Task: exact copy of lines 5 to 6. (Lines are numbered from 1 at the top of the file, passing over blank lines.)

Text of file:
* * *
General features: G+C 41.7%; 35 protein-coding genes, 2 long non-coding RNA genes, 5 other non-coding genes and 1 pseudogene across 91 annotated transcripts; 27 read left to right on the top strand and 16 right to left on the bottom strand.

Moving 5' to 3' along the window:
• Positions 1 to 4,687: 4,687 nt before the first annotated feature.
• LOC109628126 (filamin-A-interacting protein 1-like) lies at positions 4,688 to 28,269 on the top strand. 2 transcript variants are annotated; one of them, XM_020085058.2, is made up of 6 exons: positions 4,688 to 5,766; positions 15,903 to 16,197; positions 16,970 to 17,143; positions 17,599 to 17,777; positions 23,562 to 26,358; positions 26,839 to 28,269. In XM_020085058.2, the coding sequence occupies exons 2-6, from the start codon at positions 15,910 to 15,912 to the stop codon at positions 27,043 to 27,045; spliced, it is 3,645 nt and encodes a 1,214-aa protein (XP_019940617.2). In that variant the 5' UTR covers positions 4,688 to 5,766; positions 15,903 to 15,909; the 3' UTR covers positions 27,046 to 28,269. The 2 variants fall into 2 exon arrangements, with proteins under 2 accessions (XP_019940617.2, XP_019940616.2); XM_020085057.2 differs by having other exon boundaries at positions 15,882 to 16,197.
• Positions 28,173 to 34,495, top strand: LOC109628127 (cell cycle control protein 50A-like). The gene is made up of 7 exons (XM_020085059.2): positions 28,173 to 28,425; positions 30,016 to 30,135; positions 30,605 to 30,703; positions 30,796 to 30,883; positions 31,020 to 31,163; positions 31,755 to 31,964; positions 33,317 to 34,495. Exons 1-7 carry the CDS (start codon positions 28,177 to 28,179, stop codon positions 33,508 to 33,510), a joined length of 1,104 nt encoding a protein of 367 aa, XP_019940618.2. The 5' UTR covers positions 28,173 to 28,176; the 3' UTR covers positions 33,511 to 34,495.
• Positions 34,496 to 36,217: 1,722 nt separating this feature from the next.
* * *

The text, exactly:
• Positions 28,173 to 34,495, top strand: LOC109628127 (cell cycle control protein 50A-like). The gene is made up of 7 exons (XM_020085059.2): positions 28,173 to 28,425; positions 30,016 to 30,135; positions 30,605 to 30,703; positions 30,796 to 30,883; positions 31,020 to 31,163; positions 31,755 to 31,964; positions 33,317 to 34,495. Exons 1-7 carry the CDS (start codon positions 28,177 to 28,179, stop codon positions 33,508 to 33,510), a joined length of 1,104 nt encoding a protein of 367 aa, XP_019940618.2. The 5' UTR covers positions 28,173 to 28,176; the 3' UTR covers positions 33,511 to 34,495.
• Positions 34,496 to 36,217: 1,722 nt separating this feature from the next.